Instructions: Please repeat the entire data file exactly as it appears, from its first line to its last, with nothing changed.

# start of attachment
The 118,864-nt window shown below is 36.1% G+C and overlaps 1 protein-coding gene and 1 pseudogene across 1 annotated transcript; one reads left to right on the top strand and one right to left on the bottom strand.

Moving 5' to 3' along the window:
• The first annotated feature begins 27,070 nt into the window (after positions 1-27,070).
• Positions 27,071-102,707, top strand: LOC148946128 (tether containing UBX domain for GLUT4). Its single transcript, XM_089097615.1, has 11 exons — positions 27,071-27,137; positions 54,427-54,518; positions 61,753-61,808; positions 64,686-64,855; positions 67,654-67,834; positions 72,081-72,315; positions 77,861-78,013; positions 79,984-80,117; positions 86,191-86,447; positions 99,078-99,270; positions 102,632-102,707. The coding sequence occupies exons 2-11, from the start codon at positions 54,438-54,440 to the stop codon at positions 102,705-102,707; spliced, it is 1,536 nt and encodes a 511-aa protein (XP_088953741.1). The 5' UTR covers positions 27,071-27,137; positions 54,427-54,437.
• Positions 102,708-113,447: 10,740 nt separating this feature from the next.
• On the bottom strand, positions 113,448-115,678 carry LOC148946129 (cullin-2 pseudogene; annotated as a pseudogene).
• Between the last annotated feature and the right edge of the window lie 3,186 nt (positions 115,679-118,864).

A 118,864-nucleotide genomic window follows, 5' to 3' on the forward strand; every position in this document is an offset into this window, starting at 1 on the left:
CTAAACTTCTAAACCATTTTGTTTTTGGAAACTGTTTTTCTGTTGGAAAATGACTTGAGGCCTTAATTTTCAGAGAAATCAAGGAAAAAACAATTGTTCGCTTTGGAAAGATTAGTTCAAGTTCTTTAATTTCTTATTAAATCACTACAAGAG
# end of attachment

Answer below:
The 118,864-nt window shown below is 36.1% G+C and overlaps 1 protein-coding gene and 1 pseudogene across 1 annotated transcript; one reads left to right on the top strand and one right to left on the bottom strand.

Moving 5' to 3' along the window:
• The first annotated feature begins 27,070 nt into the window (after positions 1-27,070).
• Positions 27,071-102,707, top strand: LOC148946128 (tether containing UBX domain for GLUT4). Its single transcript, XM_089097615.1, has 11 exons — positions 27,071-27,137; positions 54,427-54,518; positions 61,753-61,808; positions 64,686-64,855; positions 67,654-67,834; positions 72,081-72,315; positions 77,861-78,013; positions 79,984-80,117; positions 86,191-86,447; positions 99,078-99,270; positions 102,632-102,707. The coding sequence occupies exons 2-11, from the start codon at positions 54,438-54,440 to the stop codon at positions 102,705-102,707; spliced, it is 1,536 nt and encodes a 511-aa protein (XP_088953741.1). The 5' UTR covers positions 27,071-27,137; positions 54,427-54,437.
• Positions 102,708-113,447: 10,740 nt separating this feature from the next.
• On the bottom strand, positions 113,448-115,678 carry LOC148946129 (cullin-2 pseudogene; annotated as a pseudogene).
• Between the last annotated feature and the right edge of the window lie 3,186 nt (positions 115,679-118,864).

A 118,864-nucleotide genomic window follows, 5' to 3' on the forward strand; every position in this document is an offset into this window, starting at 1 on the left:
CTAAACTTCTAAACCATTTTGTTTTTGGAAACTGTTTTTCTGTTGGAAAATGACTTGAGGCCTTAATTTTCAGAGAAATCAAGGAAAAAACAATTGTTCGCTTTGGAAAGATTAGTTCAAGTTCTTTAATTTCTTATTAAATCACTACAAGAG